Reader Submission: DIY “Thomas and Friends” Train Table
I love the “build a better mousetrap” aspect of this reader submission. Daan set out to DIY a wooden train table for his young son Noah modeled after the popular Thomas the Tank Engine train table. Sure enough, he succeeded in making a solid, long-lasting version that his family can pass down for generations. Here’s how he planned and carried out the project in his home workshop.
Noah loved to play with the “official” Thomas the Tank Engine table at Barnes and Noble which was out of service half of the time we went. This appeared to be directly related to the shoddy quality of that table (particle board and failing glue and joints) , which made its exorbitant price even more objectionable. I figured I could build one better myself and for less.
I found the plan for the train table online. There are a ton of plans out there, some free and some you can purchase. My requirements were:
- It should be possible to disassemble the table without destroying it.
- It should be solid enough to carry the weight of one or two 4-year olds.
- The table should be true to the Thomas the Tank Engine specification, so it would hold the reversible “Island of Sodor” playboard that I’d planned on buying separately.
Most materials were sourced from Home Depot. The wood is a combination of select grade pine (for the outer surfaces) and #2 grade pine.
I used my miter saw to cut all pieces to spec and coated screws rated for pine and glue to put it all together. The screws were hidden with wood filler. However, the four sides can be disconnected because they are bolted together rather than screwed and glued.
The horizontal supports are held in place by notches in the side support and can be removed easily as well.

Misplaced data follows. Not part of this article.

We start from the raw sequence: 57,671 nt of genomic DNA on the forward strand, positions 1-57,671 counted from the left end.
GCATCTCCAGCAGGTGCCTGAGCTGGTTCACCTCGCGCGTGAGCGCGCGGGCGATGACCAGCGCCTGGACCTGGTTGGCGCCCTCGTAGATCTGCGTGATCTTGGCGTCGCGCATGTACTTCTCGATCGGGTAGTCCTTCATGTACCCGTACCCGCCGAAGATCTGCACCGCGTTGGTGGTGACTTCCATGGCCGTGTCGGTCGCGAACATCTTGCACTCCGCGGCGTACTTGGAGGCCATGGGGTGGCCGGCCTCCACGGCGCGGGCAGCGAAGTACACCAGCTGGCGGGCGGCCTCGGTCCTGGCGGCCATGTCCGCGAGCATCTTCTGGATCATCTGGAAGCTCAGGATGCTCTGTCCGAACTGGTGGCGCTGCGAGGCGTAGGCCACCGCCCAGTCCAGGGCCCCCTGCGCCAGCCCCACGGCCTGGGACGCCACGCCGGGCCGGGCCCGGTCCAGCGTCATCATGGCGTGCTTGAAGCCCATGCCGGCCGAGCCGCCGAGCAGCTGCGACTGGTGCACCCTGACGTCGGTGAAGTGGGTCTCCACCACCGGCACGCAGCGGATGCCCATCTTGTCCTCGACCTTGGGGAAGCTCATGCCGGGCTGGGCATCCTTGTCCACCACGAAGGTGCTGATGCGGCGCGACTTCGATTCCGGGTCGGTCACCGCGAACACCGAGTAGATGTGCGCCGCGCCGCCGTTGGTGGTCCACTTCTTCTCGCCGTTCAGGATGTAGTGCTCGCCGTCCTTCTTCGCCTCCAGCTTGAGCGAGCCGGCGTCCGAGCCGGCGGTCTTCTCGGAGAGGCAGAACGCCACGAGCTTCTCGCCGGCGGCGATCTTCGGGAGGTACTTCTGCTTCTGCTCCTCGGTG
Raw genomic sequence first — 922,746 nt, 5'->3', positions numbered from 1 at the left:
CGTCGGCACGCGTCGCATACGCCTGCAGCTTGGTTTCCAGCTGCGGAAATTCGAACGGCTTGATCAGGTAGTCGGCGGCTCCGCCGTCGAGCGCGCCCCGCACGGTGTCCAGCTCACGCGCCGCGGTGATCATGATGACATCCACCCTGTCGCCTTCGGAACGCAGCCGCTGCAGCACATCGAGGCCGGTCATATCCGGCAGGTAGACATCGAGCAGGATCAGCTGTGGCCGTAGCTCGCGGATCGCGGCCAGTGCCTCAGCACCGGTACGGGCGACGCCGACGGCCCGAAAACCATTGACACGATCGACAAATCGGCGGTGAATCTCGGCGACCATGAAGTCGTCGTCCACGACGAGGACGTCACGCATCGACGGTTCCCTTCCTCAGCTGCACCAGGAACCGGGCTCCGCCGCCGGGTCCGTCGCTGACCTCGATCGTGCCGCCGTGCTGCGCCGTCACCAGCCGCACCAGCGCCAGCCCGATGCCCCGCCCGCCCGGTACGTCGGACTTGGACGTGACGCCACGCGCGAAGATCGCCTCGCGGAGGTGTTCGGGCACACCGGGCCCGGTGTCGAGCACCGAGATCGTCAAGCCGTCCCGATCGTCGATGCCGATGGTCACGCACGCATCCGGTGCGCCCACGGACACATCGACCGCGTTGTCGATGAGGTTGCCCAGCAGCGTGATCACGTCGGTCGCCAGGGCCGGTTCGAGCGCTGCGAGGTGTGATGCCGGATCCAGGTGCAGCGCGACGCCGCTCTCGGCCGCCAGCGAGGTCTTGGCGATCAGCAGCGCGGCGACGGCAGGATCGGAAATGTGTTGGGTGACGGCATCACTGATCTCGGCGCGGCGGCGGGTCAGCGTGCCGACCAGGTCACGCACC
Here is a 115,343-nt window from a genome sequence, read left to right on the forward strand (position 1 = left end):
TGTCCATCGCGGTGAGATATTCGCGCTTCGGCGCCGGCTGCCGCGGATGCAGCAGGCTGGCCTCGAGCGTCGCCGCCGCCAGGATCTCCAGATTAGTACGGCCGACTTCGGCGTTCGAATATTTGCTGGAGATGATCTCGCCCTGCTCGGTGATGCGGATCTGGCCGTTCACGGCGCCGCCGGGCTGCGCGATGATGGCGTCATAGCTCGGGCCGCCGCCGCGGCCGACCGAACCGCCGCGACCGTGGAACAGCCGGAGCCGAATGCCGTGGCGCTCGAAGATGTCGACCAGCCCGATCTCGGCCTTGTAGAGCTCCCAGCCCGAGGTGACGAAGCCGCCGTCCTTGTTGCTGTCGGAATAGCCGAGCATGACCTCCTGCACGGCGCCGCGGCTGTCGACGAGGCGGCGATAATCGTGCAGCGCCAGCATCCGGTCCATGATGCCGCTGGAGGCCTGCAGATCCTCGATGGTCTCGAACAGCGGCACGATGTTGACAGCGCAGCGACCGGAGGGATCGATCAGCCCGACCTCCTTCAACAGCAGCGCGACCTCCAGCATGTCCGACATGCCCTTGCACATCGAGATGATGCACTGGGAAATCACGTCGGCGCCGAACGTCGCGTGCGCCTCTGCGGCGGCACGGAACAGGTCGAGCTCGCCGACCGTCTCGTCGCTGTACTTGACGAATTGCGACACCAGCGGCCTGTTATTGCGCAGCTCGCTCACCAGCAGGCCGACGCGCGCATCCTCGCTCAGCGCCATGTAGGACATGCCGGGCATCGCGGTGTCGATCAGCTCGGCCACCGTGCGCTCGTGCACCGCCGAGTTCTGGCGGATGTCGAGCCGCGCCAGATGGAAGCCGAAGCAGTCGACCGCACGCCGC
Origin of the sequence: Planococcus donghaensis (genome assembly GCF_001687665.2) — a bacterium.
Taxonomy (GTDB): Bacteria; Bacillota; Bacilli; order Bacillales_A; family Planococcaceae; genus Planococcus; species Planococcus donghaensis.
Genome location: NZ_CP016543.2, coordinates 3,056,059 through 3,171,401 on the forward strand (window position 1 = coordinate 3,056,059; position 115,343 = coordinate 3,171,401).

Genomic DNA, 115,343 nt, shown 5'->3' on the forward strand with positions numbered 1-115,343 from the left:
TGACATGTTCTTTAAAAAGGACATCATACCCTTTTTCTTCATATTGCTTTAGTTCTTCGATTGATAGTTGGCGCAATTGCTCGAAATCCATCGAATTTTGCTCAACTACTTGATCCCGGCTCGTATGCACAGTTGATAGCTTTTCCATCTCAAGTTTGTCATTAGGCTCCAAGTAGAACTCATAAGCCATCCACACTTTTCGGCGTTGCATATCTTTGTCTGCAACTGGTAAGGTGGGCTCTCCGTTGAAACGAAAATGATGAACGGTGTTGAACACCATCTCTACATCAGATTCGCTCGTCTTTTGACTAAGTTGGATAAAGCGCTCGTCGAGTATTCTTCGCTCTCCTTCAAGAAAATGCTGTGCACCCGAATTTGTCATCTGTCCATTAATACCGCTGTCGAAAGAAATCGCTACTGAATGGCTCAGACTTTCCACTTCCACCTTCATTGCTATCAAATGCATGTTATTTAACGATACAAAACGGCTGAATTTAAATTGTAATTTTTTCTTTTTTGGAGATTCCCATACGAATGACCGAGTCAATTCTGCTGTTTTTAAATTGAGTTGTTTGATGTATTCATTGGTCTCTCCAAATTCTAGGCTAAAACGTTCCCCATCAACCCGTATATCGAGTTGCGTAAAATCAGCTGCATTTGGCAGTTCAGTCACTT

I removed sharp edges by hand using a miniature molding plane (from the excellent Lee Valley and Veritas tools). I did the finish sanding with 240 grit sandpaper prior. Then, I primed and painted the wood with acrylic Behr paint that more or less matched the Thomas color scheme.
After 2 years and plenty of abuse, the table still looks pretty much like the day I finished it. The ready-bought Thomas and Friends Island of Sodor playboard not so much unfortunately. It’s showing some wear and tear, such as blistering from water and juice, and scratches and chips to the plastic foil sticker. The board actually is the single most expensive part of the table, not quite cheap to replace really – I think I paid about $80 with shipping for it. If it fails entirely, I’ll probably replace it with a piece of painted 1/4″ MDF. (Allegedly, the manufacturer discontinued the board but it can still be found for sale online.)
I think the tables were selling at around $300 at the time. I probably spent $60-80 in materials (wood, glue and paint, hardware) and another $80 for the playboard – so $140-160 total – for a better quality table, or so I like to tell myself.
If I had to cut costs, I’d lose the Thomas playboard and make one myself (MDF and paint). One can get very creative here in drawing the streets and painting a map. Should be doable for less than $20 or even less when when using left-over paint from previous projects.